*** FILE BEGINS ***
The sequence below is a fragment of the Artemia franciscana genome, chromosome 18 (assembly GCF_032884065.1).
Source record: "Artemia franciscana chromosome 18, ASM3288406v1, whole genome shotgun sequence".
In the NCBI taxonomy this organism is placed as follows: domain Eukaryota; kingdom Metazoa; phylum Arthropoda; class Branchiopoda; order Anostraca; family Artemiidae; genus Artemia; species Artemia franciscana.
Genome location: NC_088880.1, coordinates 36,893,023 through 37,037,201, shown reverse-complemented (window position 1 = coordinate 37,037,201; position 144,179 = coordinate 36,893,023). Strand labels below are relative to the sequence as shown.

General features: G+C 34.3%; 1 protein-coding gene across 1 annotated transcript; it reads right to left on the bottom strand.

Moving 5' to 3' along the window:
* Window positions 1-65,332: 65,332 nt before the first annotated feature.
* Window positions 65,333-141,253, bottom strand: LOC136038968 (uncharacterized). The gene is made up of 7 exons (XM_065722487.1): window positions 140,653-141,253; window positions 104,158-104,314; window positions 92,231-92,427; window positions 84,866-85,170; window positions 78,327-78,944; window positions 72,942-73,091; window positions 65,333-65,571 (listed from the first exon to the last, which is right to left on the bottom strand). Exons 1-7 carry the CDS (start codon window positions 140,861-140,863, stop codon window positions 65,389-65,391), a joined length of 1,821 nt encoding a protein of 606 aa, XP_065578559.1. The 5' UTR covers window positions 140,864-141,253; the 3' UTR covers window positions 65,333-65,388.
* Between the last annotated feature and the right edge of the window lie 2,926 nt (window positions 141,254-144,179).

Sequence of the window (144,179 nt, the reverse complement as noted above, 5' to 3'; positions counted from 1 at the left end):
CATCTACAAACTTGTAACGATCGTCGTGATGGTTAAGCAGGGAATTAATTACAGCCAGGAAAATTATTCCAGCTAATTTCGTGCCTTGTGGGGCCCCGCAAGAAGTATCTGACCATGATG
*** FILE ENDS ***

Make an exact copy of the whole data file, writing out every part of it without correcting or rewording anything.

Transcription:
The sequence below is a fragment of the Artemia franciscana genome, chromosome 18 (assembly GCF_032884065.1).
Source record: "Artemia franciscana chromosome 18, ASM3288406v1, whole genome shotgun sequence".
In the NCBI taxonomy this organism is placed as follows: domain Eukaryota; kingdom Metazoa; phylum Arthropoda; class Branchiopoda; order Anostraca; family Artemiidae; genus Artemia; species Artemia franciscana.
Genome location: NC_088880.1, coordinates 36,893,023 through 37,037,201, shown reverse-complemented (window position 1 = coordinate 37,037,201; position 144,179 = coordinate 36,893,023). Strand labels below are relative to the sequence as shown.

General features: G+C 34.3%; 1 protein-coding gene across 1 annotated transcript; it reads right to left on the bottom strand.

Moving 5' to 3' along the window:
* Window positions 1-65,332: 65,332 nt before the first annotated feature.
* Window positions 65,333-141,253, bottom strand: LOC136038968 (uncharacterized). The gene is made up of 7 exons (XM_065722487.1): window positions 140,653-141,253; window positions 104,158-104,314; window positions 92,231-92,427; window positions 84,866-85,170; window positions 78,327-78,944; window positions 72,942-73,091; window positions 65,333-65,571 (listed from the first exon to the last, which is right to left on the bottom strand). Exons 1-7 carry the CDS (start codon window positions 140,861-140,863, stop codon window positions 65,389-65,391), a joined length of 1,821 nt encoding a protein of 606 aa, XP_065578559.1. The 5' UTR covers window positions 140,864-141,253; the 3' UTR covers window positions 65,333-65,388.
* Between the last annotated feature and the right edge of the window lie 2,926 nt (window positions 141,254-144,179).

Sequence of the window (144,179 nt, the reverse complement as noted above, 5' to 3'; positions counted from 1 at the left end):
CATCTACAAACTTGTAACGATCGTCGTGATGGTTAAGCAGGGAATTAATTACAGCCAGGAAAATTATTCCAGCTAATTTCGTGCCTTGTGGGGCCCCGCAAGAAGTATCTGACCATGATG